Heavy rains trigger landslides in Nepal, 11 killed, 8 missing

A woman carrying her belongings wades through a flooded road along the bank of overflowing Bagmati River following heavy rains in Kathmandu, Nepal, Saturday.

A woman carrying her belongings wades through a flooded road along the bank of overflowing Bagmati River following heavy rains in Kathmandu, Nepal, Saturday. (Navesh Chitrakar, Reuters)


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KATHMANDU — Heavy rains triggered landslides and flash floods killing at least 11 people in the last 36 hours in Nepal and blocking key highways and roads, officials said on Sunday.

Eight people were missing, either washed away by floods or buried in landslides, while 12 others were injured and being treated in hospitals, police spokesperson Dan Bahadur Karki said.

"Rescue workers are trying to clear the landslides and open the roads," Karki told Reuters, adding heavy equipment was being used to clear debris.

In southeastern Nepal, the Koshi River, which causes deadly floods in the eastern Indian state of Bihar almost every year, was flowing above the danger level, a district official said.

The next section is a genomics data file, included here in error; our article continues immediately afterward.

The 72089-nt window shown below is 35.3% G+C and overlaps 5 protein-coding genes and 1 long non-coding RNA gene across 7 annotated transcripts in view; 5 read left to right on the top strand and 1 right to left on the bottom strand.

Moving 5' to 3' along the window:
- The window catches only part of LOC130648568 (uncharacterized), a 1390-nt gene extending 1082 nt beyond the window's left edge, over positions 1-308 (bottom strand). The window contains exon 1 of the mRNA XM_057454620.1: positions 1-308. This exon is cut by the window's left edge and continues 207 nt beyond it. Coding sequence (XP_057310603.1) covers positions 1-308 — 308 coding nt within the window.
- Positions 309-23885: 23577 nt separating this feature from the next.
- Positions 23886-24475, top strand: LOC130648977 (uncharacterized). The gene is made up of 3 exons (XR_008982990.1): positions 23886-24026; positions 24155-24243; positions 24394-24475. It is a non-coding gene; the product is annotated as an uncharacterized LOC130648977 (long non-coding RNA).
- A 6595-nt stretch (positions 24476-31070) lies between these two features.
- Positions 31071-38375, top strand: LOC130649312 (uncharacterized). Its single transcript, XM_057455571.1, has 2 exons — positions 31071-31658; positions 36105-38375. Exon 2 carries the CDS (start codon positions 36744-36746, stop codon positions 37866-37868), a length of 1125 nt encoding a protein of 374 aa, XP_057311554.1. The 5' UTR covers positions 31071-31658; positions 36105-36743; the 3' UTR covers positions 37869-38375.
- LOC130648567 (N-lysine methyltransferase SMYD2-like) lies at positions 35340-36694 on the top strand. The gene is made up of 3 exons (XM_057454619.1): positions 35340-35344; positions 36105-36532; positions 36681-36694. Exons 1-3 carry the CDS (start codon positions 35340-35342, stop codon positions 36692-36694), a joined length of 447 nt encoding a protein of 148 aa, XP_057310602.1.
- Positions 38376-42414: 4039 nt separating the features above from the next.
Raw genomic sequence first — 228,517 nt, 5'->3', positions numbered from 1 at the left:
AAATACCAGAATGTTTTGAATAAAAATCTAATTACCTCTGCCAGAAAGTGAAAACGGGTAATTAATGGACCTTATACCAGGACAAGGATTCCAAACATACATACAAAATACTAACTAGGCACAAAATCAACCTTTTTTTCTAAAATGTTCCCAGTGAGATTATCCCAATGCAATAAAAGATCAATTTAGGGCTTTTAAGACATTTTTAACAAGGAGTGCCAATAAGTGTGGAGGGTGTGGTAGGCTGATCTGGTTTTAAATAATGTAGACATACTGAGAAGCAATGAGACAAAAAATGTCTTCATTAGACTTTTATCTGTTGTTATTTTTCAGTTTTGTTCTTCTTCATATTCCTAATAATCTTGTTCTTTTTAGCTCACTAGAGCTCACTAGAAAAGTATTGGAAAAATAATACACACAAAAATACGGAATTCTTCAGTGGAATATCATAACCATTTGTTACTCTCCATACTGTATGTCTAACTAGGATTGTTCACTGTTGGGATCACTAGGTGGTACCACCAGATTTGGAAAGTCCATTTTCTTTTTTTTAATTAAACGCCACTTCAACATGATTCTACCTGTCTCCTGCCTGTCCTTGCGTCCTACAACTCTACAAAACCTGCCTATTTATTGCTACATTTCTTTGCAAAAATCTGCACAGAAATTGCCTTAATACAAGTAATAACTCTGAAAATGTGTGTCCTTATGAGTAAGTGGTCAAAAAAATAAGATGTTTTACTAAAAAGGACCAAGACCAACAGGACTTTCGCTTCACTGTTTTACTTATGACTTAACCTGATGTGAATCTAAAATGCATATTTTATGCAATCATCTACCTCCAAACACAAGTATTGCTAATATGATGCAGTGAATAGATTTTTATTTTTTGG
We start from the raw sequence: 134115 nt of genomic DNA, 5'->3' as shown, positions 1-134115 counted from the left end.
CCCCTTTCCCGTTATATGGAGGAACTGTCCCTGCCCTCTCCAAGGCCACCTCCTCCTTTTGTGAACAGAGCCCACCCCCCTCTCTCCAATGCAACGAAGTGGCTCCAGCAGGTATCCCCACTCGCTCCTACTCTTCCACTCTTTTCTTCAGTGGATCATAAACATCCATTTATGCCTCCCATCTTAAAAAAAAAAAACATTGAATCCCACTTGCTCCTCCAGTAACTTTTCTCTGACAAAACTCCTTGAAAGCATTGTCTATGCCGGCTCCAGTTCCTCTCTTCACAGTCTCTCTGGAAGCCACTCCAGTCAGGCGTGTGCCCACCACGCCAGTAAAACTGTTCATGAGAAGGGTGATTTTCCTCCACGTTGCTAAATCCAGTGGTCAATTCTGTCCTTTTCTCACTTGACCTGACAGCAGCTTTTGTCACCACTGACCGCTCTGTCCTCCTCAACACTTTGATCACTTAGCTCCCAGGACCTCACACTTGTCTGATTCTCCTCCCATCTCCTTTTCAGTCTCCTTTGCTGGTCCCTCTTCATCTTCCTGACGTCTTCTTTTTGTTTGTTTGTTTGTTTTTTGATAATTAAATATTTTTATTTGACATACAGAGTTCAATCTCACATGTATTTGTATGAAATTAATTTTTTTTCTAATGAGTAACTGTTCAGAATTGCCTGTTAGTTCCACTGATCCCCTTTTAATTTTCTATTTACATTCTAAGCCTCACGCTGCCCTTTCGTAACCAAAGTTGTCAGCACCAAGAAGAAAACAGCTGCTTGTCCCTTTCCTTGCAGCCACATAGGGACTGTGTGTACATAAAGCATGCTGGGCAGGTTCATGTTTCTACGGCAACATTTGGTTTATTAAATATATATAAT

"The flow of Koshi is rising and we have asked residents to remain alert about possible floods," Bed Raj Phuyal, a senior official of Sunsari district where the river flows, told Reuters.

He said at 9 a.m. local time (3:15 a.m. GMT) water flow in Koshi River was 369,000 cusecs per second, more than double its normal flow of 150,000 cusecs. Cusec is the measurement of the flow of water and one cusec is equal to one cubic foot per second.

Authorities said all 56 sluice gates of the Koshi Barrage had been opened to drain out water compared with about 10-12 during a normal situation.

Authorities said the flows of Narayani, Rapti and Mahakali rivers in the west were also rising.

In hill-ringed Kathmandu, several rivers have overflown their banks, flooded roads and inundated many houses.

Local media showed people wading through waist-deep water or residents using buckets to empty their houses.

At least 50 people across Nepal have died in landslides, floods and lightning strikes since mid-June when annual monsoon rains started.

Hundreds of people die every year in landslides and flash floods that are common in mostly mountainous Nepal during the monsoon season which normally starts in mid-June and continues through mid-September.

In the northeastern Indian state of Assam, floods have killed dozens and displaced thousands of people in the past few days.

Contributing: Tora Agarwala

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